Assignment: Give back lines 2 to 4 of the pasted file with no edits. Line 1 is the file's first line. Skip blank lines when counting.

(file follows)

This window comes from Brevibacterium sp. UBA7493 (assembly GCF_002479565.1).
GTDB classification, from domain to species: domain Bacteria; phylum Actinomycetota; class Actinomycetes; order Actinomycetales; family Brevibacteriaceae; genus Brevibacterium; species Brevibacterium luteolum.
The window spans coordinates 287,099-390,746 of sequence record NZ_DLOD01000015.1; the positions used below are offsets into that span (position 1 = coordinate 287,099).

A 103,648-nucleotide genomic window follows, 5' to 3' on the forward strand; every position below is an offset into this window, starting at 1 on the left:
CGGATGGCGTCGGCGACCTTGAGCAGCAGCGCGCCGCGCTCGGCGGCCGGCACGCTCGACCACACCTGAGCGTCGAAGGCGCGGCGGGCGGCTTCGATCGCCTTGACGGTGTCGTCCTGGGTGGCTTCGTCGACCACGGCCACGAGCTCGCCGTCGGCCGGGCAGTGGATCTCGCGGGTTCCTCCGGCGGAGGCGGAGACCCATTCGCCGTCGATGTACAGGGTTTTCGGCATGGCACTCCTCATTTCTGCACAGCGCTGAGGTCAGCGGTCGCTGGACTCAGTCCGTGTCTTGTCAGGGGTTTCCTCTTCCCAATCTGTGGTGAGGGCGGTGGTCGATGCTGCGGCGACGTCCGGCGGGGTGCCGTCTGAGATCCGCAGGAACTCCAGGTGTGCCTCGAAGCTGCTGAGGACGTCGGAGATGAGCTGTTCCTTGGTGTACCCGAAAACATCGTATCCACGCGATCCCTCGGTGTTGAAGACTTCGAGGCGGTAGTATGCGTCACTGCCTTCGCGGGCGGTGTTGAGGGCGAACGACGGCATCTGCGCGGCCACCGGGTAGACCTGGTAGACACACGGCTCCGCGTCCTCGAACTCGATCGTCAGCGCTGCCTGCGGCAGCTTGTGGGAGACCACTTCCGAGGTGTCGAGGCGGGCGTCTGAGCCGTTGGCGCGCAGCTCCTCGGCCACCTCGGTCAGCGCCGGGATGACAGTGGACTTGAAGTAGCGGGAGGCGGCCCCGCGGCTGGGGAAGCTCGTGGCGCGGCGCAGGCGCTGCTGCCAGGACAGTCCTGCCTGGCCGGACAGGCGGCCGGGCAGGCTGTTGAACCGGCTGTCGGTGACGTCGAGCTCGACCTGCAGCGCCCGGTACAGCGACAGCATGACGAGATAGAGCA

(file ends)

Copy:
GTDB classification, from domain to species: domain Bacteria; phylum Actinomycetota; class Actinomycetes; order Actinomycetales; family Brevibacteriaceae; genus Brevibacterium; species Brevibacterium luteolum.
The window spans coordinates 287,099-390,746 of sequence record NZ_DLOD01000015.1; the positions used below are offsets into that span (position 1 = coordinate 287,099).

A 103,648-nucleotide genomic window follows, 5' to 3' on the forward strand; every position below is an offset into this window, starting at 1 on the left: